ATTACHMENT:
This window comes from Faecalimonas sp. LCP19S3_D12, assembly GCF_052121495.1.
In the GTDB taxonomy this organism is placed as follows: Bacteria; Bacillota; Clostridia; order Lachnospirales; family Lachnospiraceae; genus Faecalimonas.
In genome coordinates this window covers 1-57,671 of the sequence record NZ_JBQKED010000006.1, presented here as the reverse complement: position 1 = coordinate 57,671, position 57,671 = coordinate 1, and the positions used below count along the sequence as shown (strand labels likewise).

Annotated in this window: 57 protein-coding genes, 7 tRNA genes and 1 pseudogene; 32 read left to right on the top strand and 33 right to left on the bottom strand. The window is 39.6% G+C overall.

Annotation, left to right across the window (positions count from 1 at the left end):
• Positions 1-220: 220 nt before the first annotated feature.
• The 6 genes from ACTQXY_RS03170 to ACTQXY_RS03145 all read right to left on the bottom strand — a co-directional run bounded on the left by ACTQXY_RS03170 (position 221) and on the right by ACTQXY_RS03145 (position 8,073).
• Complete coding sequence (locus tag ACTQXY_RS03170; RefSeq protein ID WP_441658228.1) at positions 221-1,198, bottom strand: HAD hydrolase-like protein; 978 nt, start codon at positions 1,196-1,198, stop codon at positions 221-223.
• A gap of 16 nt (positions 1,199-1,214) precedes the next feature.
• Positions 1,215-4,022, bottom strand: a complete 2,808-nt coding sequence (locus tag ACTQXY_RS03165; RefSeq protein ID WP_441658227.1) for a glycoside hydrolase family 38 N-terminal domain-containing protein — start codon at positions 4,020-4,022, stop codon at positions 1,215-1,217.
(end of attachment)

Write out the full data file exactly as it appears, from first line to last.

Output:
This window comes from Faecalimonas sp. LCP19S3_D12, assembly GCF_052121495.1.
In the GTDB taxonomy this organism is placed as follows: Bacteria; Bacillota; Clostridia; order Lachnospirales; family Lachnospiraceae; genus Faecalimonas.
In genome coordinates this window covers 1-57,671 of the sequence record NZ_JBQKED010000006.1, presented here as the reverse complement: position 1 = coordinate 57,671, position 57,671 = coordinate 1, and the positions used below count along the sequence as shown (strand labels likewise).

Annotated in this window: 57 protein-coding genes, 7 tRNA genes and 1 pseudogene; 32 read left to right on the top strand and 33 right to left on the bottom strand. The window is 39.6% G+C overall.

Annotation, left to right across the window (positions count from 1 at the left end):
• Positions 1-220: 220 nt before the first annotated feature.
• The 6 genes from ACTQXY_RS03170 to ACTQXY_RS03145 all read right to left on the bottom strand — a co-directional run bounded on the left by ACTQXY_RS03170 (position 221) and on the right by ACTQXY_RS03145 (position 8,073).
• Complete coding sequence (locus tag ACTQXY_RS03170; RefSeq protein ID WP_441658228.1) at positions 221-1,198, bottom strand: HAD hydrolase-like protein; 978 nt, start codon at positions 1,196-1,198, stop codon at positions 221-223.
• A gap of 16 nt (positions 1,199-1,214) precedes the next feature.
• Positions 1,215-4,022, bottom strand: a complete 2,808-nt coding sequence (locus tag ACTQXY_RS03165; RefSeq protein ID WP_441658227.1) for a glycoside hydrolase family 38 N-terminal domain-containing protein — start codon at positions 4,020-4,022, stop codon at positions 1,215-1,217.